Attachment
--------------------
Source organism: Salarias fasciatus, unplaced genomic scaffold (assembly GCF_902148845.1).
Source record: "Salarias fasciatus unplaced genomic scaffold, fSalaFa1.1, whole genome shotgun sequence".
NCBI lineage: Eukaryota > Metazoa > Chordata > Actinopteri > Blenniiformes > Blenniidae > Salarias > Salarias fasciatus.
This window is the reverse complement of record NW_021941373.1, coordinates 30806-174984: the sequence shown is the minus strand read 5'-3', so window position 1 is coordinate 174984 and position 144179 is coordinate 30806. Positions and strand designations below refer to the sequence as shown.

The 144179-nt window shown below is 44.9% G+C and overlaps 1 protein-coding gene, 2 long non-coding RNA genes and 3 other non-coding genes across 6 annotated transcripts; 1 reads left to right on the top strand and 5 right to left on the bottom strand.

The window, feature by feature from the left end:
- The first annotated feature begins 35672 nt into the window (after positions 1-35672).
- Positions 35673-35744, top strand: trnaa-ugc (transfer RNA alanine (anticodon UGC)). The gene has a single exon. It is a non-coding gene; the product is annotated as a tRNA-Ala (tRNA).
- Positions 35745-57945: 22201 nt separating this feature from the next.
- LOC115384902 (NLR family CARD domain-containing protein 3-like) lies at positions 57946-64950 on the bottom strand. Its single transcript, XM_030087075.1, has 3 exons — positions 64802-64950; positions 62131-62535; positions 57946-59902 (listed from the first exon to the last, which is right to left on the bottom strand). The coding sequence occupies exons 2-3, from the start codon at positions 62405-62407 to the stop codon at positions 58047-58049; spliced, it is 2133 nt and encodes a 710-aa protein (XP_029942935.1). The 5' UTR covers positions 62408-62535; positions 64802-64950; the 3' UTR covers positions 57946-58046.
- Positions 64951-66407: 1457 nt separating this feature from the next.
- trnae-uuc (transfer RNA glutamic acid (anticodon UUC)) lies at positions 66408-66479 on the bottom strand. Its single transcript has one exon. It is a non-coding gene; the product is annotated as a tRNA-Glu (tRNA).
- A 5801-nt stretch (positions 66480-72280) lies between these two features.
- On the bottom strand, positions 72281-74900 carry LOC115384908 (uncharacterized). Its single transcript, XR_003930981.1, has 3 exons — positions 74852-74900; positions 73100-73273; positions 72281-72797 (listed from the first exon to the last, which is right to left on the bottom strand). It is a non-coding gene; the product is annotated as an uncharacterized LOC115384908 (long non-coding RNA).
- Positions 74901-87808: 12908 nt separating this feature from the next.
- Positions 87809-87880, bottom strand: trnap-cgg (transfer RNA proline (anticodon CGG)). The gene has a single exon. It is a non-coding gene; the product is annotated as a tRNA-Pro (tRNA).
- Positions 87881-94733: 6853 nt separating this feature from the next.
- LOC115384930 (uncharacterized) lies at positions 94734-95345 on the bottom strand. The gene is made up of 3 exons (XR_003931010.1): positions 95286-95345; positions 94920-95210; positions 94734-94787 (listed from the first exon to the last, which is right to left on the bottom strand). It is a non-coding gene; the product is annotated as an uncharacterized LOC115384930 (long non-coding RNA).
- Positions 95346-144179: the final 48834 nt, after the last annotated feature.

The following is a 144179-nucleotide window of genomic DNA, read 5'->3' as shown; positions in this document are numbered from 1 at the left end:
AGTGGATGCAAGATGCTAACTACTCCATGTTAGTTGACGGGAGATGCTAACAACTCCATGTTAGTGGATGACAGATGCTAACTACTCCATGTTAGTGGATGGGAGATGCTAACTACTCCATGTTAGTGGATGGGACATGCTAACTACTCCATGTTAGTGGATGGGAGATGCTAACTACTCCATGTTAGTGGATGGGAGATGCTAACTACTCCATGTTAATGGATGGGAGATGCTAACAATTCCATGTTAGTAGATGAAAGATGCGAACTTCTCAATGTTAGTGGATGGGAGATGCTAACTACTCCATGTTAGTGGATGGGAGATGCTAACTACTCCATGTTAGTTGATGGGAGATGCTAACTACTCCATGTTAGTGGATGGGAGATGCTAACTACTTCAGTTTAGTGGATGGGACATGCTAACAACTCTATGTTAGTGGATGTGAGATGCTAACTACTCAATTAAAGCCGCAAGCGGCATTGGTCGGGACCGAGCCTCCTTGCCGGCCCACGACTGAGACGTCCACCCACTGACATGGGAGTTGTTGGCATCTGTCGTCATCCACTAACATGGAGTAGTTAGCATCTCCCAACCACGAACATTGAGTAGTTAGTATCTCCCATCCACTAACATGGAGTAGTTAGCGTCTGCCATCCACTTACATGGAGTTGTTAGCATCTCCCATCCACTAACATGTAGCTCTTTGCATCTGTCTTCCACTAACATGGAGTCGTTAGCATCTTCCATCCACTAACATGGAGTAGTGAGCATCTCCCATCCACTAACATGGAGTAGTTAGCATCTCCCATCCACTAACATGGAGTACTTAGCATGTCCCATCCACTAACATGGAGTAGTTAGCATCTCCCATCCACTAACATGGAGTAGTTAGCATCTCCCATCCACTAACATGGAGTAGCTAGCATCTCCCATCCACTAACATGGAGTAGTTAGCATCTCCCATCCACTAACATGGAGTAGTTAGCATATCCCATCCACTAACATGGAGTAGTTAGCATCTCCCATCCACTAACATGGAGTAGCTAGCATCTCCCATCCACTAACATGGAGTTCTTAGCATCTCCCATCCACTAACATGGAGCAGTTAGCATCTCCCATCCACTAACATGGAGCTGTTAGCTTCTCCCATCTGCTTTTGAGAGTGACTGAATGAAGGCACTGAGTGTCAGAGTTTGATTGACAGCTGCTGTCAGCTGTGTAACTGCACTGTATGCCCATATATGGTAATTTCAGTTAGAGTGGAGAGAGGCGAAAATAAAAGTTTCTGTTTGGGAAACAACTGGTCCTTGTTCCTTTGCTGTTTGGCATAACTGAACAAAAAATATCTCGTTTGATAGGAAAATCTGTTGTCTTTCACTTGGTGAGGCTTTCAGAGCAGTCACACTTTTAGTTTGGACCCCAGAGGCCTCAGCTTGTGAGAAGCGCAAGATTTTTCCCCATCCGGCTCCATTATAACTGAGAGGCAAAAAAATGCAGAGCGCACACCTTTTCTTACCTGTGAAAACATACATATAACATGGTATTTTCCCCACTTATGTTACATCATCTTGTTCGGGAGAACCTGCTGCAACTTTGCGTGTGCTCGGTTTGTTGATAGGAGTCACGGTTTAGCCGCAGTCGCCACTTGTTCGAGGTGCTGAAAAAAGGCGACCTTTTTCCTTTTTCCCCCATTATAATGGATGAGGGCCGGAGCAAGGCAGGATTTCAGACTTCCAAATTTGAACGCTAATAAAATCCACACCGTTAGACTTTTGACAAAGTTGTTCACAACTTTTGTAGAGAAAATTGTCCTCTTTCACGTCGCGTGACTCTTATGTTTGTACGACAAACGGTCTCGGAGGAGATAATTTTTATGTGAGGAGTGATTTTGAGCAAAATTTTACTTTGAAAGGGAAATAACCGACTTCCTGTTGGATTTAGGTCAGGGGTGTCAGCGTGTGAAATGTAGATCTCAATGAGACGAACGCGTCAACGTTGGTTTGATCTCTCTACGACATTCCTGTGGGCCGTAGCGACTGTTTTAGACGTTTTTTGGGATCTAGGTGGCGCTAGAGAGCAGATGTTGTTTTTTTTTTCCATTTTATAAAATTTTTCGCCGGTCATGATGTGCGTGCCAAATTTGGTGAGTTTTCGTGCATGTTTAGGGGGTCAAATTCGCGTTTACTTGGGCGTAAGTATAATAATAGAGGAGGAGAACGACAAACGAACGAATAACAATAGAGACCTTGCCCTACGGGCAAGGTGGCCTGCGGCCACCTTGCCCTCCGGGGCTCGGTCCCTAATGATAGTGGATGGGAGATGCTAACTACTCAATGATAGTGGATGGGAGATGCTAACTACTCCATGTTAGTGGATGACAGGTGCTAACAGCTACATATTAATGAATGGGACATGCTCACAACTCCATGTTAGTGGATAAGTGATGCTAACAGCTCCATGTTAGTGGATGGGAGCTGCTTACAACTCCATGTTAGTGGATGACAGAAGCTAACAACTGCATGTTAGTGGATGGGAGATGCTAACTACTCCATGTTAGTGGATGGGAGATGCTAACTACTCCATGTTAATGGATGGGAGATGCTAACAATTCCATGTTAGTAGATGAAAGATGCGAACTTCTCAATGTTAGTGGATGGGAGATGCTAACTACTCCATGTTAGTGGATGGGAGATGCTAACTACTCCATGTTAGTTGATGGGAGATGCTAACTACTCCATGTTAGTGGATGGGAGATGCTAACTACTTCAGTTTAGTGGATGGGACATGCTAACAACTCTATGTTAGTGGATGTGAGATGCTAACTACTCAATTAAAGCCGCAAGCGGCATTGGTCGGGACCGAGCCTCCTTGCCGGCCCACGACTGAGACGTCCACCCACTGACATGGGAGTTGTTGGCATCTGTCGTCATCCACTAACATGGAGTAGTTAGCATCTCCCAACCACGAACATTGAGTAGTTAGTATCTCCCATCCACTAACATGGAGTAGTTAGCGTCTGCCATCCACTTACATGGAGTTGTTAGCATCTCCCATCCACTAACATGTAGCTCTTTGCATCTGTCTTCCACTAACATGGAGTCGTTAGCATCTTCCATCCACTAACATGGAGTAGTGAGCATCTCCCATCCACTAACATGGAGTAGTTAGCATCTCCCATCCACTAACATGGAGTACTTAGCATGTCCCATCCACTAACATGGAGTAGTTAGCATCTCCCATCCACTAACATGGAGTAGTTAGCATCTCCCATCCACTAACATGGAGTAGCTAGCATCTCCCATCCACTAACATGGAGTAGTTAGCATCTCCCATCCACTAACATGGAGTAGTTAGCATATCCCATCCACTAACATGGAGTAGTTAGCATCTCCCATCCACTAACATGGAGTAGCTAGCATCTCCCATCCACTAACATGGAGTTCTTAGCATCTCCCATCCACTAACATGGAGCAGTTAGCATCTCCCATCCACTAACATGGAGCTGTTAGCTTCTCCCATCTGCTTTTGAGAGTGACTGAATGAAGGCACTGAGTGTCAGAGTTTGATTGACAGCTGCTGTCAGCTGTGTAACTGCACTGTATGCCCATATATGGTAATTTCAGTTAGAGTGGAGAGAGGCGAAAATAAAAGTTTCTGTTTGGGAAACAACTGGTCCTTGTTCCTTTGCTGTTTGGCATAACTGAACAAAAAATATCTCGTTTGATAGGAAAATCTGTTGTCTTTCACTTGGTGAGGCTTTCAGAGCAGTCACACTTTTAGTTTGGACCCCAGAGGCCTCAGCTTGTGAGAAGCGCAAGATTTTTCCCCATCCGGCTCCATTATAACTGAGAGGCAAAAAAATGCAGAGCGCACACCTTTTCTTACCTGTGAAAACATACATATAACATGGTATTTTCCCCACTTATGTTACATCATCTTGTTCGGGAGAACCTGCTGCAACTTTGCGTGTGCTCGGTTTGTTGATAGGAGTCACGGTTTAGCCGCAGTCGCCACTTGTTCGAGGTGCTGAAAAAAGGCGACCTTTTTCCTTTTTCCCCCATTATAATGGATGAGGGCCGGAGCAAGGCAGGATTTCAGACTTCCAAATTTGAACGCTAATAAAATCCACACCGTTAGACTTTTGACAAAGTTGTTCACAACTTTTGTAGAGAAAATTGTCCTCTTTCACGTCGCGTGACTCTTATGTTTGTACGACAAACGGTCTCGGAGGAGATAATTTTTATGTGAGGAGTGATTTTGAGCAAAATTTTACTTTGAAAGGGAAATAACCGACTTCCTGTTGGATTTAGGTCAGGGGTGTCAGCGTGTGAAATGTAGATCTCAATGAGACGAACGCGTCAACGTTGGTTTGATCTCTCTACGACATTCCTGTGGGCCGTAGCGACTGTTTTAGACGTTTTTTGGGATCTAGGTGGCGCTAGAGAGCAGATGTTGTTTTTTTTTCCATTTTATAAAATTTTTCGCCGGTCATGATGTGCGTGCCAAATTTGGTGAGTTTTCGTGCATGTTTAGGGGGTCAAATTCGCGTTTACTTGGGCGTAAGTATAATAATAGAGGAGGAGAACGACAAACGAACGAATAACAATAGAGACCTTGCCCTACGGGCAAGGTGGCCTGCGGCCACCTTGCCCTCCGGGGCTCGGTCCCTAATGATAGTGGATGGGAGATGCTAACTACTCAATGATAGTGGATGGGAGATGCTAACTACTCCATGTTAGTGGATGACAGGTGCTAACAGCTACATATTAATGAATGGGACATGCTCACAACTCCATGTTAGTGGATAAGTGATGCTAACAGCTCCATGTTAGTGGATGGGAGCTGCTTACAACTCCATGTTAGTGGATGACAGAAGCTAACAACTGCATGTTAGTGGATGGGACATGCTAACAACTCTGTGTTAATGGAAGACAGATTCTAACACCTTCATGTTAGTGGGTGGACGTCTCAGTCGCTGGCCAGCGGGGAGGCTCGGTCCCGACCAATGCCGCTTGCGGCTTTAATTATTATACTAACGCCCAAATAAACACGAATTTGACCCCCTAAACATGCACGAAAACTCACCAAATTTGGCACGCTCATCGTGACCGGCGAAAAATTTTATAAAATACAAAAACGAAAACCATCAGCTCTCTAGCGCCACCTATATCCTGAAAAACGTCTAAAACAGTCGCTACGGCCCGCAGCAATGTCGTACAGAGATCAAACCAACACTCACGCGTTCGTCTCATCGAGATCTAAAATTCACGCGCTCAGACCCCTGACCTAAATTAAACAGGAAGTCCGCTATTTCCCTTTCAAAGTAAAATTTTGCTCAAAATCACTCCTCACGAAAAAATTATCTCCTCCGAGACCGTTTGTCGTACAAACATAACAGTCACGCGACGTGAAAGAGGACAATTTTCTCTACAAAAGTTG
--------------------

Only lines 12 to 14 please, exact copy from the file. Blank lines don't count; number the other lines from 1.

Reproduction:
- trnae-uuc (transfer RNA glutamic acid (anticodon UUC)) lies at positions 66408-66479 on the bottom strand. Its single transcript has one exon. It is a non-coding gene; the product is annotated as a tRNA-Glu (tRNA).
- A 5801-nt stretch (positions 66480-72280) lies between these two features.
- On the bottom strand, positions 72281-74900 carry LOC115384908 (uncharacterized). Its single transcript, XR_003930981.1, has 3 exons — positions 74852-74900; positions 73100-73273; positions 72281-72797 (listed from the first exon to the last, which is right to left on the bottom strand). It is a non-coding gene; the product is annotated as an uncharacterized LOC115384908 (long non-coding RNA).